WASHINGTON (Reuters) - The mortgage servicing industry should fund a new commission to compensate homeowners who may have wrongly been kicked out of their homes, a top U.S. banking regulator said on Wednesday.
Federal Deposit Insurance Corp Chairman Sheila Bair said this claims commission could be modeled on those created to compensate victims of the BP oil spill and September 11, 2001 attacks. She said the size of such a claims fund would have to be negotiated.
The biggest U.S. mortgage servicers, including Bank of America, Wells Fargo and JPMorgan Chase & Co, have been accused of taking possibly illegal shortcuts in some foreclosure proceedings, such as using “robo-signers” to sign hundreds of unread documents a day and advancing foreclosures without proof they held the mortgages.
The allegations have been a reputational and financial hit for the companies. They are facing repurchase demands from investors in mortgage-backed securities and multiple probes from bank regulators and all 50 state attorneys general.
The AGs have already been negotiating with the big banks to set up such a nationwide fund for wrongful foreclosures.
In a speech outlining proposals for broad reforms to the mortgage servicing industry, Bair said she expects the industry to oppose such a commission but argued that this reluctance would be shortsighted.
“Every time servicers have delayed needed changes to minimize their short-term costs, they have seen a deepening of the crisis that has cost them — and the rest of us — even more,” Bair said at an event hosted by the Mortgage Bankers Association.
Iowa Attorney General Tom Miller, who is leading the states’ investigation, said he would review Bair’s proposal.
“We are having our own discussions as a multistate group, and I’m confident that together we will find a fair way to address this foreclosure breakdown,” he said in a statement.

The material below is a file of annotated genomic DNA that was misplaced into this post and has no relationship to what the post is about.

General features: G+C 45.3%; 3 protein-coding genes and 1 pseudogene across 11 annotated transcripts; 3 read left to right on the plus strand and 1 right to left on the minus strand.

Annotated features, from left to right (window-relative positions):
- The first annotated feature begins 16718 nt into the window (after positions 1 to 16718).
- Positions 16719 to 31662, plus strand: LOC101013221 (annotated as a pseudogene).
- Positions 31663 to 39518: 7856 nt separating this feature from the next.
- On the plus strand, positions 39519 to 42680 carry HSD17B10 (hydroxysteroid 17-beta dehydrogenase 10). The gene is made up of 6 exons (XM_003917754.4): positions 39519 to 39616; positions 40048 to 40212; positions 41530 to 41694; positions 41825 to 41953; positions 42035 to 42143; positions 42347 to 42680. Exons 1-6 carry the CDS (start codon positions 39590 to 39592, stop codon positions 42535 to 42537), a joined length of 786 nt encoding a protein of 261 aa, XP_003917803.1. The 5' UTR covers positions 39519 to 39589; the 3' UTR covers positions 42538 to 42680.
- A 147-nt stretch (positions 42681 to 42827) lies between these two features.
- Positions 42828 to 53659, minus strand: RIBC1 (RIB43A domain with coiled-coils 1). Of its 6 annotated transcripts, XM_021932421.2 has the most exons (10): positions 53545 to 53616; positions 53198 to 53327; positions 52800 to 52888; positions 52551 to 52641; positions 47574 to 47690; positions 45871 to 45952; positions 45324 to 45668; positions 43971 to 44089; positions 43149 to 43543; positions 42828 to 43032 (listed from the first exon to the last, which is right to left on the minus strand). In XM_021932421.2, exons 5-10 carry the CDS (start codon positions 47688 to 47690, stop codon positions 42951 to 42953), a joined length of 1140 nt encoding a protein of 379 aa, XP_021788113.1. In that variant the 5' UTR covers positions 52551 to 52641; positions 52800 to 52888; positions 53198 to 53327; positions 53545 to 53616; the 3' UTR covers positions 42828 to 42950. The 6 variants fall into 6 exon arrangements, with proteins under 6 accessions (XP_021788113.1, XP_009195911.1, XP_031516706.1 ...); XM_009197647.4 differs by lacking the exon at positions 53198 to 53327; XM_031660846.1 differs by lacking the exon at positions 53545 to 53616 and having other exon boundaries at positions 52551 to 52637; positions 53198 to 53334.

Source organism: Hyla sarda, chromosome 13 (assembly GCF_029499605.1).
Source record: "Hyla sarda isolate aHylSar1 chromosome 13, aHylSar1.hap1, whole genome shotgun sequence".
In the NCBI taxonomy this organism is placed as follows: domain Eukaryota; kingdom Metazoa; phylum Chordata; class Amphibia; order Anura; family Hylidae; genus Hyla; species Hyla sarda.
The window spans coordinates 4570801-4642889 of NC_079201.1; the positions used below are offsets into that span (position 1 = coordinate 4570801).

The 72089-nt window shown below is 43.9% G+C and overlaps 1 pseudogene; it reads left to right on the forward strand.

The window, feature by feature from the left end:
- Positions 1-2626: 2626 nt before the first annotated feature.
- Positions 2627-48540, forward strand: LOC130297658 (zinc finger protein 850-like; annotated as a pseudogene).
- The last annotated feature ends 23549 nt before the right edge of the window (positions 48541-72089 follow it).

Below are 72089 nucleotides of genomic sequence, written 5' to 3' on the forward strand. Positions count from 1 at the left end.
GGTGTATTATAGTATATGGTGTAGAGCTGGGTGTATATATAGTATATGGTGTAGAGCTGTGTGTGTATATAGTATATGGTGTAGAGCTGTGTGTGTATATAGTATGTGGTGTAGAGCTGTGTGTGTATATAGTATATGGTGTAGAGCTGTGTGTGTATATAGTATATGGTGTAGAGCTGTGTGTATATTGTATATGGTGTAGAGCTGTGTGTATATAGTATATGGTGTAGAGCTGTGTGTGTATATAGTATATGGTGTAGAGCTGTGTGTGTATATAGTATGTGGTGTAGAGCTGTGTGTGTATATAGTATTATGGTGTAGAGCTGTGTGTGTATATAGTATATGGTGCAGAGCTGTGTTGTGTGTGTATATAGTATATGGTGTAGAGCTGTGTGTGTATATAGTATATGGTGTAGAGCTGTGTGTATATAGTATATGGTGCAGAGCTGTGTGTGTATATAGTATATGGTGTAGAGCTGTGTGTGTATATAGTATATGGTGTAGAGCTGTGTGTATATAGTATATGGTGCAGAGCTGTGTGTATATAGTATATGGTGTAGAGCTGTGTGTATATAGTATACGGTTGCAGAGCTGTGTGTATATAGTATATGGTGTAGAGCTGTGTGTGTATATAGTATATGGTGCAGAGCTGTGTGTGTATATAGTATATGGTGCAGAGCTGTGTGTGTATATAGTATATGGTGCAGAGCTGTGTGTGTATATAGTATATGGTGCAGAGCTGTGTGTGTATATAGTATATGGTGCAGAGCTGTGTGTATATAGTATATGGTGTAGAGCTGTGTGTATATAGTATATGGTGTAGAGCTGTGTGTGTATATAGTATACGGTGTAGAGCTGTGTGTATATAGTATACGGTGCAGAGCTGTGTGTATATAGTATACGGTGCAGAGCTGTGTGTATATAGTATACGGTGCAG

On Wednesday, acting Comptroller of the Currency John Walsh said banking regulators have completed the field work for their probe and are now talking to banks about what type of penalties they may face and what changes they should make to their servicing practices. He said they expect to complete these talks next month.
Bair also used the speech to push her proposal to include national servicing standards in a risk-retention rule regulators are crafting.
Other regulators, such as the Federal Reserve and the Office of the Comptroller of the Currency, support nationwide standards but have balked at including them in the risk retention rule arguing the issue would be best dealt with separately.
Walsh said his agency has made proposals to other regulators that could be included in a standalone rule on servicing standards that his agency believes could deal with the issue in a more comprehensive way.
The risk retention rule, mandated by the Dodd-Frank financial reform law, will force loan originators and securitizers to retain in their portfolios at least 5 percent of the value of loans, rather than shifting all of the risk to investors as the debt gets resold. Certain mortgages could escape this requirement if they meet standards set by regulators.
Bair singled out the issue of second-lien mortgages, which have long been an obstacle to resolving defaulted loans, as a particular problem that could be addressed in the risk rule.
Owners of the second-liens — primarily the four biggest U.S. banks — have been reluctant to take writedowns on their junior holdings when modifying terms of the first-lien, creating friction with owners of the main mortgage.
“As part of any resolution of claims regarding large servicers, a fixed formula should be established to govern the treatment of first and second mortgages when the servicer or its affiliate owns the second lien,” she said.
Reporting by Dave Clarke, Editing by Derek Caney, Dave Zimmerman and Bernard Orr